Lizzie Georgiou unwraps the make-up secrets of The Mummy!
On October 24th, I had the privilege of meeting award-winning make-up artist Elizabeth “Lizzie” Yianni-Georgiou at BAFTA 195 in the Piccadilly Circus area of London. She filled UMU in on the secrets of The Mummy and how the make up effects were done. If you bought the Blu-ray, you’ll know how Ahmanet was created but there is even more to these characters than the behind-the-scenes features suggest. There was a lot storyboard and concept art for Ahmanet. Sofia Boutella wore a different wig or a different hairstyle depending on the scene. The hardest and longest task was, of course, the Mummy’s body art. Luckily, Lizzie had an amazing team to help her.
“We had to do the whole body every day because at first I kept saying we had to find a way to cut her make-up time down. Every time you saw the costume being tested there would be another piece cut out of it and there would be less and less costume. While she’s dead her skin is gray and she has ruins on it so how are going to get away with that and we had to start from scratch every day. We turned it from a five and half hour hair and make-up to start with to a three and a half hour session. We put five people on the body every day. You had two people prepping hair and wigs and three people in the work room re-making all the ruins because we had two sets of full-body ruins. Every day they were used, they would go back to the work room and those were all individual so they’d have to be cleaned out with cotton and jelly put inside of them so they wouldn’t peel away after applying them. It would take three people nearly the whole day, maybe two days in order to make each set of molds.”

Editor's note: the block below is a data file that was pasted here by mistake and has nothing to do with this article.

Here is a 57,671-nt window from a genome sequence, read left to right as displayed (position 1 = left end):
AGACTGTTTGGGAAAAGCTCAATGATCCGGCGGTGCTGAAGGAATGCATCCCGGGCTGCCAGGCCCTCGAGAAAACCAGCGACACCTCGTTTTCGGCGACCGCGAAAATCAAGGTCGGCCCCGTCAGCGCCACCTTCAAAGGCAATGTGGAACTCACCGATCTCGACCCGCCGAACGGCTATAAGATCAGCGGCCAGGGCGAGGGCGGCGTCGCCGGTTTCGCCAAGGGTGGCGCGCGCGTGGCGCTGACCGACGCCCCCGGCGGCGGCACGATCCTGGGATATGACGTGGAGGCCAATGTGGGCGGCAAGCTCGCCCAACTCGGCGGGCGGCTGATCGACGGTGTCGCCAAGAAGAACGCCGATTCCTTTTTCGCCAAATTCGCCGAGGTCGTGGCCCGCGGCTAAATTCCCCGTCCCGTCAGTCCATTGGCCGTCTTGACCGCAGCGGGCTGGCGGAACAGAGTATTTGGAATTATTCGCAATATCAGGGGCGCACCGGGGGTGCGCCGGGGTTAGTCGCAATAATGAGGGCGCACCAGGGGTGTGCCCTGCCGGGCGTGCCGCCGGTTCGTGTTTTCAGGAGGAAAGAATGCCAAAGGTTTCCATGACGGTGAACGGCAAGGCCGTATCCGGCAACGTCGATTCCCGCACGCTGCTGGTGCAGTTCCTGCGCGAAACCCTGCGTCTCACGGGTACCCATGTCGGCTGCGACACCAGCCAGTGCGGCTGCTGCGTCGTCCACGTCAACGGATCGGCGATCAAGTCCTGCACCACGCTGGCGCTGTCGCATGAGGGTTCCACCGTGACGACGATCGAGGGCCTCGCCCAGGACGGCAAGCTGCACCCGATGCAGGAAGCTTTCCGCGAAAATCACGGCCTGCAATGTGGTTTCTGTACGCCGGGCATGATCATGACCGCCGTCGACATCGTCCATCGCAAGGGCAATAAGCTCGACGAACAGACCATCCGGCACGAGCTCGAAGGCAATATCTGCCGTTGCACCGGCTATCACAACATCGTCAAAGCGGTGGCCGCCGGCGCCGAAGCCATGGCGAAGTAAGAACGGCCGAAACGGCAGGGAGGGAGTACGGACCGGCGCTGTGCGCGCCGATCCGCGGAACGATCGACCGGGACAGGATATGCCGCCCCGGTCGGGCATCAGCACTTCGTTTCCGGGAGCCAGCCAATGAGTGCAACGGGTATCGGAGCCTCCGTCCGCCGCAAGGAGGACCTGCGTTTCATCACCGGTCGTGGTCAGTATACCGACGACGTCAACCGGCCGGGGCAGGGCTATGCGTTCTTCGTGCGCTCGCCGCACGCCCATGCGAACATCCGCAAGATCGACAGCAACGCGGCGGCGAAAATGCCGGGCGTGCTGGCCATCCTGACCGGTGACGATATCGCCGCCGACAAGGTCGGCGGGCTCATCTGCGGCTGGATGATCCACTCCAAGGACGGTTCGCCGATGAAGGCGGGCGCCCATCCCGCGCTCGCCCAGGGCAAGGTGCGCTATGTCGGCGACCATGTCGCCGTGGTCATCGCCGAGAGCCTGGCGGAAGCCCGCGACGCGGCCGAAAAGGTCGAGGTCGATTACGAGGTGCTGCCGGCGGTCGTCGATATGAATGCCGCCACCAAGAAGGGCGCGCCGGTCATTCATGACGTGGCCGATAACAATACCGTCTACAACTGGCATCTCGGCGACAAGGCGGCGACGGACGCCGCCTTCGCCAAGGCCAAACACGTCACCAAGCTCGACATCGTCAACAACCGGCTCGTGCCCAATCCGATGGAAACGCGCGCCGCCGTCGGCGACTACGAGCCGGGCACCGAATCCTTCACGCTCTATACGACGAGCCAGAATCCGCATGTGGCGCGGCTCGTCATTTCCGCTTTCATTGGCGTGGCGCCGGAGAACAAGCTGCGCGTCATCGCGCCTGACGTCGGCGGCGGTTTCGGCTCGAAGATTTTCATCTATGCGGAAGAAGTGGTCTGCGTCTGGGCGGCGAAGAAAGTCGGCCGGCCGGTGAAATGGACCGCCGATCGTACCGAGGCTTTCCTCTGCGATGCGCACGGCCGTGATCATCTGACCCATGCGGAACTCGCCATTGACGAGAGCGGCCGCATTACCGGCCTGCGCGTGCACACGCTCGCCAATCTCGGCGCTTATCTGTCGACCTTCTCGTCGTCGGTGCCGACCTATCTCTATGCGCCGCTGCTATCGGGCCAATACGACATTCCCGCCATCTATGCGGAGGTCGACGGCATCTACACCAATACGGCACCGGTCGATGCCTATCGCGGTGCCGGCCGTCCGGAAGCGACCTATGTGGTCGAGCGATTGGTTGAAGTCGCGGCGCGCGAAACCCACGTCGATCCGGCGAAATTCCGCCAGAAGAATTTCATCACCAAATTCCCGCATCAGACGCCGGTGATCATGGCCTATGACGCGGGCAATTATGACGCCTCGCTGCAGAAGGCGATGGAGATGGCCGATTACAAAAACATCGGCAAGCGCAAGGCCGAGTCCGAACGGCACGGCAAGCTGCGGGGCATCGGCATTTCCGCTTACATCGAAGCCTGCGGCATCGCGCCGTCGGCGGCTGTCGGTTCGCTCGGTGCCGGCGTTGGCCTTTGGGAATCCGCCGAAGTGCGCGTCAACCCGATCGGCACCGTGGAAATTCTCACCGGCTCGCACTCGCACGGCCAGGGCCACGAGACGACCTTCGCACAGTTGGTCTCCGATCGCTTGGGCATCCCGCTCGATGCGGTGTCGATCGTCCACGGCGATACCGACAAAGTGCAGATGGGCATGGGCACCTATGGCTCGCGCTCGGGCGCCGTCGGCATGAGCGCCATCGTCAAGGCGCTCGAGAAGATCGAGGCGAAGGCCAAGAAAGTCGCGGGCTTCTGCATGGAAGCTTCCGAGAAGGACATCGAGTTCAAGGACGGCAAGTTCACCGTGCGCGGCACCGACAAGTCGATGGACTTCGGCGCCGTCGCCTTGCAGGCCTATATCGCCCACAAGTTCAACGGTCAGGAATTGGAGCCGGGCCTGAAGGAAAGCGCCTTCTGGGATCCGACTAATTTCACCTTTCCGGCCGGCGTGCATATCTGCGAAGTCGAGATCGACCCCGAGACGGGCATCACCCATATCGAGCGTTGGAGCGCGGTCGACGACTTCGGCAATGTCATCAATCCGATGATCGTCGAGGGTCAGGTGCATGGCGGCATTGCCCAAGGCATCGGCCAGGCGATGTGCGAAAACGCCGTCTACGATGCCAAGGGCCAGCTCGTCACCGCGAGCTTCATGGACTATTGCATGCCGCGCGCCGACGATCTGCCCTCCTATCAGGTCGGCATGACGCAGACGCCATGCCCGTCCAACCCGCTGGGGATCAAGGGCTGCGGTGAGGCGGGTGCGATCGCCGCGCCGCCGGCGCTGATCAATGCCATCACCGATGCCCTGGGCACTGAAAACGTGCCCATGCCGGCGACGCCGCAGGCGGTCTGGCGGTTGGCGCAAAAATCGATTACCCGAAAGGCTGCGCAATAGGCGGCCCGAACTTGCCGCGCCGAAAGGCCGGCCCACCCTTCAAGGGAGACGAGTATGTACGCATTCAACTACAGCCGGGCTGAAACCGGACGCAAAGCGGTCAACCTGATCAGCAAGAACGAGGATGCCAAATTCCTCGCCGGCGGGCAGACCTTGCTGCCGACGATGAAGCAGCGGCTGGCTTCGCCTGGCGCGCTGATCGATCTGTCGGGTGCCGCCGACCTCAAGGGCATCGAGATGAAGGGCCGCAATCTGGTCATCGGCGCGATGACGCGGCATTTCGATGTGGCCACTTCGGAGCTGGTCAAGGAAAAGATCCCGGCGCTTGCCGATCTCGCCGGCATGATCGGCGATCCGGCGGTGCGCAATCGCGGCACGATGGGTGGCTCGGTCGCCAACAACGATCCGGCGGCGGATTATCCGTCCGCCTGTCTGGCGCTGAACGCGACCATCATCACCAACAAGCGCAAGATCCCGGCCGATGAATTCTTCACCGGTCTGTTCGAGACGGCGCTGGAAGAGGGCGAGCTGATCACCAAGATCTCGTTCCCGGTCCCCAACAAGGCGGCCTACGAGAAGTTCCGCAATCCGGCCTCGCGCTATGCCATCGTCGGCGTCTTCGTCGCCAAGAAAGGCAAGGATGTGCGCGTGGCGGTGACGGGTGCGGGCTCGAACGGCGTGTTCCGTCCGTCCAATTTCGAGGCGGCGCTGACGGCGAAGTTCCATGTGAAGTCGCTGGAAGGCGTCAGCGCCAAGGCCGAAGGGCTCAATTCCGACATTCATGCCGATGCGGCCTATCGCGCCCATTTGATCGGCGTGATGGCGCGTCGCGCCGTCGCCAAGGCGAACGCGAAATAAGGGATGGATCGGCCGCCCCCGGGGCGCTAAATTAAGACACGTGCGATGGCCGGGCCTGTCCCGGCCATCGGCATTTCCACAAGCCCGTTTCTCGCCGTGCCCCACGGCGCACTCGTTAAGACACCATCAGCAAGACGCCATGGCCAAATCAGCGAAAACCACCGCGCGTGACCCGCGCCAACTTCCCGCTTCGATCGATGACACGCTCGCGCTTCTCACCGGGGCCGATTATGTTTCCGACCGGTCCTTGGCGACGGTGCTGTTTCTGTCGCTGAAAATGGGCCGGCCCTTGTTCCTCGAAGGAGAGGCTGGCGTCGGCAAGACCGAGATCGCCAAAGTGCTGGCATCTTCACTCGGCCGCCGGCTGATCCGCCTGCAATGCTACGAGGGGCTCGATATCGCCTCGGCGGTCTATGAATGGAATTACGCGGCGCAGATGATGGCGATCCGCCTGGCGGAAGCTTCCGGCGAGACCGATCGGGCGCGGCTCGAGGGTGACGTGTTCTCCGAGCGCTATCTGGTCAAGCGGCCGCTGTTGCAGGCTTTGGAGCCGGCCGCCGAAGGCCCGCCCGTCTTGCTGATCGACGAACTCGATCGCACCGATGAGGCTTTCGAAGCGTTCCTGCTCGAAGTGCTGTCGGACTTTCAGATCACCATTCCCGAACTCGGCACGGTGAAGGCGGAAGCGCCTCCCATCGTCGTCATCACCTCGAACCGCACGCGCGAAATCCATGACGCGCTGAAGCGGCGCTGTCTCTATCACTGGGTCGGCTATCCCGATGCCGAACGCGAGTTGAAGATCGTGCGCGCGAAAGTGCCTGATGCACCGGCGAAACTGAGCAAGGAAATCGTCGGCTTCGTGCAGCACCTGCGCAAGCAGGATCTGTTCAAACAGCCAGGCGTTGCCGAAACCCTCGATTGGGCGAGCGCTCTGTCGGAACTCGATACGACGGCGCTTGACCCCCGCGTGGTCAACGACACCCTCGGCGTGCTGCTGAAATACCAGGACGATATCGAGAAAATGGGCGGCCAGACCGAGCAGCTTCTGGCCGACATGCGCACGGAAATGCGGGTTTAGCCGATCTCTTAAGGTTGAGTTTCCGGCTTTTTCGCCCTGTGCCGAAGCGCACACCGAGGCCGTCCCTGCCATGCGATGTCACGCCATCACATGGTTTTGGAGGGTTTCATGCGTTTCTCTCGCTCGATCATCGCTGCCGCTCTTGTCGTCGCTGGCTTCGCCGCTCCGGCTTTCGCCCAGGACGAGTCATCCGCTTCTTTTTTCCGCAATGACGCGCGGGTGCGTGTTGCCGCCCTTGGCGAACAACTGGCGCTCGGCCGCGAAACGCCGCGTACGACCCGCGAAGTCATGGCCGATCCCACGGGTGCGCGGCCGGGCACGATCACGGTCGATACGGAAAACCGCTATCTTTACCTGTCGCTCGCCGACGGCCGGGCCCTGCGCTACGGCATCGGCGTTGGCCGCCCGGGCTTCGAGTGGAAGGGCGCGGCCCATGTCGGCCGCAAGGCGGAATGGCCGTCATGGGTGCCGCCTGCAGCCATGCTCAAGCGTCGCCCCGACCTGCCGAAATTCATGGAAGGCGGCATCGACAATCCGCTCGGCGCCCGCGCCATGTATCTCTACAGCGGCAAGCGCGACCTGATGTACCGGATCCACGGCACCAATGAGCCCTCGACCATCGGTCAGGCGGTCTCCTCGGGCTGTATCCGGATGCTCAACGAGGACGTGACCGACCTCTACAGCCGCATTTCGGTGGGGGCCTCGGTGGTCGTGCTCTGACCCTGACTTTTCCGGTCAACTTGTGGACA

Ahmanet’s make-up in the film was magnificent both when she was human and when she was undead and now you can see why. Lizzie Georgiou and her team put in an amazing effort to get it done right. She drew inspiration from Liz Taylor in Cleopatra and even historical renderings of Nefertiti, Queen of Egypt. The scene when Ahmanet is chained up in Prodigium seems simple make-up wise, but extra work had to be done. “When Alex [Kurtzman] first saw it was like ‘No, no, no the nose needs to be more covered’ so we said we’ll cover all of that if you need it. I didn’t know how much of a monster they wanted so we had to test it.” In the end, the chain scene was broken into five stages. Lizzie Georgiou’s team did the majority of the make-up while visual effects added in holes and bandages to show Ahmanet had not fully transformed yet.
While Ahmanet was the main character in the film, Corporal Chris Vail (Jake Johnson) had his share of screen time and provided comic relief as the ominous undead visualization of the curse placed on Nick Morton (Tom Cruise).
“We researched designs people from the American army might have and looked into his background. He gave us the date of birth of someone very special to him so we used all of that, changed them around and made it more him. Although some of the time you don’t see them, they’re still there and it helped him as a character to get into it. We weren’t sure how much blood we can show and things like that…We took Jake through the first undead then the second undead. Eventually, they went through visual effects and in the final scene they made him look worse but most of it was for real with real make-up. All of the veins were sort of our idea and done in the make-up room. I felt anyone who got bitten by a spider or by her [Ahmanet’s] spell would die in the same way.”